Catie Disabato: Freelancing (exhausting); lots of therapy; being in love; everything you love is going to change.
Brandon Hobson: Parenting, teaching, sleeping, visions, gum.
Te-Ping Chen: Lots of smog and press conferences, my father getting sick. Thinking about mortality, traveling back and forth between China and the U.S. Trying all through a Beijing winter (unsuccessfully!) to tame a feral cat.
What are some words you despise that have been used to describe your writing by readers and/or reviewers?
Tod Goldberg: “Formerly known as Marky Mark…”
Catie Disabato: “Millennial,” “modern,” “complicated.”
Te-Ping Chen: Dark, no happy endings. There are! But happiness is more complicated than you might think.
Brandon Hobson: Bizarre, sad, interesting.
Russell Shorto: I emphasize narrative—i.e., storytelling—but my books are nonfiction, footnoted with sources. It drives me nuts when someone asks how much of what I wrote is “invented.” I guess I could take it as a compliment: they’re saying it reads like fiction. But mostly it bugs me.
If you could choose a career besides writing (irrespective of schooling requirements and/or talent) what would it be?
Catie Disabato: Independently wealthy person who doesn’t have to work
Te-Ping Chen: Writing and directing musicals! Or, more pragmatically, working in policy on issues of democracy and healthcare.
Russell Shorto: Acting.
Tod Goldberg: Playing first base for the Oakland A’s would be pretty great.
Brandon Hobson: Guitarist for the Rolling Stones.
What craft elements do you think are your strong suit, and what would you like to be better at?
Te-Ping Chen: An eye for detail, also for satire and metaphor (when encountering another author’s good simile, I get reliably weak in the knees). Still trying to get better at dialogue.
Tod Goldberg: I’ve always thought I wrote dialog pretty well. Or at least well enough that Elmore Leonard would like it, since every review I get says, “Elmore Leonard would appreciate his dialog!” I’d like to be better at writing action scenes and sex. I’m terrible with both. I always feel like, in both cases, that I’m doing things that defy physics and would require one to ice themselves for long periods afterward.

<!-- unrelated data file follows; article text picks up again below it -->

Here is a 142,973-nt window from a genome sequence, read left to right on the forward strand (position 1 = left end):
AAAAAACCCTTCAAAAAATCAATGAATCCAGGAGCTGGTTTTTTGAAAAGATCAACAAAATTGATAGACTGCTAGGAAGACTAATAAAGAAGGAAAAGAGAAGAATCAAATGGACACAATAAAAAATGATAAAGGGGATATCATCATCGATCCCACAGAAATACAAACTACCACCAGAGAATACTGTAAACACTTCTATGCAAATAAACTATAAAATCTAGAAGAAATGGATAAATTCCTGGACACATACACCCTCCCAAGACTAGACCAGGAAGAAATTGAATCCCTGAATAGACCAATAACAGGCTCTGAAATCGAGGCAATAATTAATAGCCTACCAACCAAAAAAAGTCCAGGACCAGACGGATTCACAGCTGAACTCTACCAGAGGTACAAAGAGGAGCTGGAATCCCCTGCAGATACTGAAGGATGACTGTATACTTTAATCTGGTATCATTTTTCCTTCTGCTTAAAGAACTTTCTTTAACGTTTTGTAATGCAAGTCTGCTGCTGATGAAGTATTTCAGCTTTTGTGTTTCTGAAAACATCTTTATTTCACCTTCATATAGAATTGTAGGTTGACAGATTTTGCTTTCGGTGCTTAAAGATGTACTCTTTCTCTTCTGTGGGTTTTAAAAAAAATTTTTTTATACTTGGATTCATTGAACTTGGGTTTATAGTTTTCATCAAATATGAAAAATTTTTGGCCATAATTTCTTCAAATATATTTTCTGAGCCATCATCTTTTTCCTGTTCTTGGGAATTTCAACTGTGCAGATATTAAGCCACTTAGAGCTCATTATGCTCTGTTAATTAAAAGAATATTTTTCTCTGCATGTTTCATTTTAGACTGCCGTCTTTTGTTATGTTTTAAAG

Brandon Hobson: I would like to be better at everything.
Catie Disabato: Strong suits: character development, plot, and pacing. Would like to get better at: dialogue, plotting a mystery.
Russell Shorto: Storytelling. Finding small details and weaving them together into a scene. Better at: Thinking deeply. Nuance.
How do you contend with the hubris of thinking anyone has or should have any interest in what you have to say about anything?
Tod Goldberg: As the youngest of four children, I learned early on that someone’s interest in your opinions is irrelevant. If you’re screaming, they have to listen. Or if you’re funny. So. I try to be loud and funny and hope that hides my insecurities.
Te-Ping Chen: By trying to write something that I would want to read, and staying focused on those stories that keep tugging on your sleeve and demanding to be told, and finally throwing up my arms and saying, “Okay, okay! I’d like to see you written down, too.”
Russell Shorto: I have a notion that the smaller a story is, the bigger it is. That is, the more you zoom in on something, the more universal it is. So if I focus on one historical figure very closely, I believe (hope) what results will be of interest because, at heart, we’re all about the same things. Love, betrayal, striving.
Catie Disabato: I’m never concerned with this. I never think about it. I think that’s because my main goal with my books is for my reader to have fun while reading my book. If anyone is reading either of my books and they aren’t enjoying themselves, they should feel free to put it down and read something else.
Brandon Hobson: Am I seriously qualified to answer that question?
Previous ArticleA Brief History of Metaphor in